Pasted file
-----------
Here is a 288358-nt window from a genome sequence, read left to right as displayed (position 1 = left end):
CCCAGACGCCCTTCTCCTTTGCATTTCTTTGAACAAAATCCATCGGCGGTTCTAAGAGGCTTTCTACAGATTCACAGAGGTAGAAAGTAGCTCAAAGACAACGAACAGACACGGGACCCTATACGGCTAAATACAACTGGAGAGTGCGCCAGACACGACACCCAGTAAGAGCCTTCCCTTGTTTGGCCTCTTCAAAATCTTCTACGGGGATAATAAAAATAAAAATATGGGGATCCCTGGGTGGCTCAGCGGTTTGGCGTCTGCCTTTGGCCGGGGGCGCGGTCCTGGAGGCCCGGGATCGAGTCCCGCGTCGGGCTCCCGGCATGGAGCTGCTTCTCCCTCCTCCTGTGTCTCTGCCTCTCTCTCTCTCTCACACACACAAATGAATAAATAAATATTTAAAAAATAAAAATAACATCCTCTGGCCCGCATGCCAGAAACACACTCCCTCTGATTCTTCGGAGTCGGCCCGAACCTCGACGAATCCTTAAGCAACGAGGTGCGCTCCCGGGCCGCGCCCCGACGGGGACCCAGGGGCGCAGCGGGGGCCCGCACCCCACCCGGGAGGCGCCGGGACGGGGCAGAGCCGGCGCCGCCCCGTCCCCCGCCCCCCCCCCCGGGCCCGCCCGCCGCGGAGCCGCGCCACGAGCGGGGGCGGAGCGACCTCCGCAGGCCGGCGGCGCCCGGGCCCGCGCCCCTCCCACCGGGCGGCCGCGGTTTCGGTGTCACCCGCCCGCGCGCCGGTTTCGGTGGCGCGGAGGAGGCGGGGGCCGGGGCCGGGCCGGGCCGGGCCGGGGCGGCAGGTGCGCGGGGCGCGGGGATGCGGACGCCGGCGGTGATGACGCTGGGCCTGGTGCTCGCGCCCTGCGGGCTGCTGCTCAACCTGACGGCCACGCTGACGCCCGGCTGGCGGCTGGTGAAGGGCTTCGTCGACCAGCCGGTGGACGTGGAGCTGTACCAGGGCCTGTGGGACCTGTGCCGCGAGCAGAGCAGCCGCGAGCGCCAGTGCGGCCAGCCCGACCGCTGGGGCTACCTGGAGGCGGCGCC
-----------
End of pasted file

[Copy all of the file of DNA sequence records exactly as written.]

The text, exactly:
Here is a 288358-nt window from a genome sequence, read left to right as displayed (position 1 = left end):
CCCAGACGCCCTTCTCCTTTGCATTTCTTTGAACAAAATCCATCGGCGGTTCTAAGAGGCTTTCTACAGATTCACAGAGGTAGAAAGTAGCTCAAAGACAACGAACAGACACGGGACCCTATACGGCTAAATACAACTGGAGAGTGCGCCAGACACGACACCCAGTAAGAGCCTTCCCTTGTTTGGCCTCTTCAAAATCTTCTACGGGGATAATAAAAATAAAAATATGGGGATCCCTGGGTGGCTCAGCGGTTTGGCGTCTGCCTTTGGCCGGGGGCGCGGTCCTGGAGGCCCGGGATCGAGTCCCGCGTCGGGCTCCCGGCATGGAGCTGCTTCTCCCTCCTCCTGTGTCTCTGCCTCTCTCTCTCTCTCACACACACAAATGAATAAATAAATATTTAAAAAATAAAAATAACATCCTCTGGCCCGCATGCCAGAAACACACTCCCTCTGATTCTTCGGAGTCGGCCCGAACCTCGACGAATCCTTAAGCAACGAGGTGCGCTCCCGGGCCGCGCCCCGACGGGGACCCAGGGGCGCAGCGGGGGCCCGCACCCCACCCGGGAGGCGCCGGGACGGGGCAGAGCCGGCGCCGCCCCGTCCCCCGCCCCCCCCCCCGGGCCCGCCCGCCGCGGAGCCGCGCCACGAGCGGGGGCGGAGCGACCTCCGCAGGCCGGCGGCGCCCGGGCCCGCGCCCCTCCCACCGGGCGGCCGCGGTTTCGGTGTCACCCGCCCGCGCGCCGGTTTCGGTGGCGCGGAGGAGGCGGGGGCCGGGGCCGGGCCGGGCCGGGCCGGGGCGGCAGGTGCGCGGGGCGCGGGGATGCGGACGCCGGCGGTGATGACGCTGGGCCTGGTGCTCGCGCCCTGCGGGCTGCTGCTCAACCTGACGGCCACGCTGACGCCCGGCTGGCGGCTGGTGAAGGGCTTCGTCGACCAGCCGGTGGACGTGGAGCTGTACCAGGGCCTGTGGGACCTGTGCCGCGAGCAGAGCAGCCGCGAGCGCCAGTGCGGCCAGCCCGACCGCTGGGGCTACCTGGAGGCGGCGCC